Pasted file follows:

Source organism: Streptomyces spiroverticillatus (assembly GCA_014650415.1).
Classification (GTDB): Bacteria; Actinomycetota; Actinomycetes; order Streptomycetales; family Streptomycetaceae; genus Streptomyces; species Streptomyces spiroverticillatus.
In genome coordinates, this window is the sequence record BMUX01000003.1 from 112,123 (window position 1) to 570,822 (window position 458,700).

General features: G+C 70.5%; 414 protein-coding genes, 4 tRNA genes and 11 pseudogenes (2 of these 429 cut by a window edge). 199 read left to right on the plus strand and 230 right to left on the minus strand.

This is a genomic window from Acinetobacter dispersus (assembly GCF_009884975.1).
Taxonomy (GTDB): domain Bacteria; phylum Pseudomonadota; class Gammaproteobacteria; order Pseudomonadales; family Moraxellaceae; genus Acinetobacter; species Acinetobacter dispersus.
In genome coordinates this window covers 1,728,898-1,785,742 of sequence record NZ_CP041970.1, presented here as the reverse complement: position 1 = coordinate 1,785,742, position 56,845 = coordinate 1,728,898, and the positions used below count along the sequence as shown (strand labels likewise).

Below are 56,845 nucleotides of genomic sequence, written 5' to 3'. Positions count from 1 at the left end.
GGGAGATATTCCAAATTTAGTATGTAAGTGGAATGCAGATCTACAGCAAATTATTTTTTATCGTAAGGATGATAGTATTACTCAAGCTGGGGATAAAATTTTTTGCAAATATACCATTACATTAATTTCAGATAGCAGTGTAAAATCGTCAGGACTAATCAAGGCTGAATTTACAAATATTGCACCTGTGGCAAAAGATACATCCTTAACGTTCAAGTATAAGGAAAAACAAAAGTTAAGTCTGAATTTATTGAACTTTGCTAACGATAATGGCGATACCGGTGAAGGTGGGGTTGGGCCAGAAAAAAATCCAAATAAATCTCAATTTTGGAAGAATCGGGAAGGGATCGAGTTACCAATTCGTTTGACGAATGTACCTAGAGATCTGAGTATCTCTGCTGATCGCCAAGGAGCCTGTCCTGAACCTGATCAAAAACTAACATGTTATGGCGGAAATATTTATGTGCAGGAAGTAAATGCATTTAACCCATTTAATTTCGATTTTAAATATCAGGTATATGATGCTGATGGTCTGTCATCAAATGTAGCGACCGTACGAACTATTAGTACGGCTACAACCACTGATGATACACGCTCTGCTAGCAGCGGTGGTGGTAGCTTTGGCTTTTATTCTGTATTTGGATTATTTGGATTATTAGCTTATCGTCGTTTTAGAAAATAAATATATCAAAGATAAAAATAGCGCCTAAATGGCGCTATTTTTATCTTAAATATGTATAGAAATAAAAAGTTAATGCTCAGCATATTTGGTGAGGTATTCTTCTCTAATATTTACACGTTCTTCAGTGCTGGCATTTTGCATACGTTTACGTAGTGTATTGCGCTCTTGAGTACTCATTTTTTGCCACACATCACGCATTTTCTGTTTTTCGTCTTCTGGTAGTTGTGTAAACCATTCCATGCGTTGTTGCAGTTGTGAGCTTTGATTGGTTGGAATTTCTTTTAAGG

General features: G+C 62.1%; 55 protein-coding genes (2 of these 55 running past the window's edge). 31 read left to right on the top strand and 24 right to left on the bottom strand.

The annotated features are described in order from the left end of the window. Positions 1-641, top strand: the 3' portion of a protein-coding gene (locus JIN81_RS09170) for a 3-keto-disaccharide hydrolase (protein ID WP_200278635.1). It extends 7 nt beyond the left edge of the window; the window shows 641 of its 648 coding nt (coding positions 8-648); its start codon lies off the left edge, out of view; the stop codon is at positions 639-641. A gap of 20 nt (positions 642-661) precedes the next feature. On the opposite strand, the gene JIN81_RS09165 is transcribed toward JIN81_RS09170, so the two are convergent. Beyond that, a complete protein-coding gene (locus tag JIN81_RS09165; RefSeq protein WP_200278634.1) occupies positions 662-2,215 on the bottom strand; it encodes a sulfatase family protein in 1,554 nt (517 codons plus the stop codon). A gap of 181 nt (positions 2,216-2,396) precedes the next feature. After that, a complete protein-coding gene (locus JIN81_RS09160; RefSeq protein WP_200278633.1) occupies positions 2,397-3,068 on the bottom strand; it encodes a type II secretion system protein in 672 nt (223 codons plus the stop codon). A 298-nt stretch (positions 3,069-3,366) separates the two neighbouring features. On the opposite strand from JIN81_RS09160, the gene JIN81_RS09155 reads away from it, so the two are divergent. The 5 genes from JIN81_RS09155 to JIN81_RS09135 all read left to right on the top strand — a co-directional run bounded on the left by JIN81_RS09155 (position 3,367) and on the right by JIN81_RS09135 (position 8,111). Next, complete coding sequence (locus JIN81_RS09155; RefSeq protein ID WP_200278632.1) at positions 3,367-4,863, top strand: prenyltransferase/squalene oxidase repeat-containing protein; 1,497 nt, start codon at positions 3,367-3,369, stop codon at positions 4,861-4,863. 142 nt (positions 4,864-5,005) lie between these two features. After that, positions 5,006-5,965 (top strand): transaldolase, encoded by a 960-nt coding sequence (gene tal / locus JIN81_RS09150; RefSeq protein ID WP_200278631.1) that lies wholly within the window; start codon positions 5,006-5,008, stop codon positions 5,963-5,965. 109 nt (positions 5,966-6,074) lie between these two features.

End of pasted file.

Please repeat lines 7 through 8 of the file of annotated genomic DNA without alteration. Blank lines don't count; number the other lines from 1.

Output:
In genome coordinates this window covers 1,728,898-1,785,742 of sequence record NZ_CP041970.1, presented here as the reverse complement: position 1 = coordinate 1,785,742, position 56,845 = coordinate 1,728,898, and the positions used below count along the sequence as shown (strand labels likewise).

Below are 56,845 nucleotides of genomic sequence, written 5' to 3'. Positions count from 1 at the left end.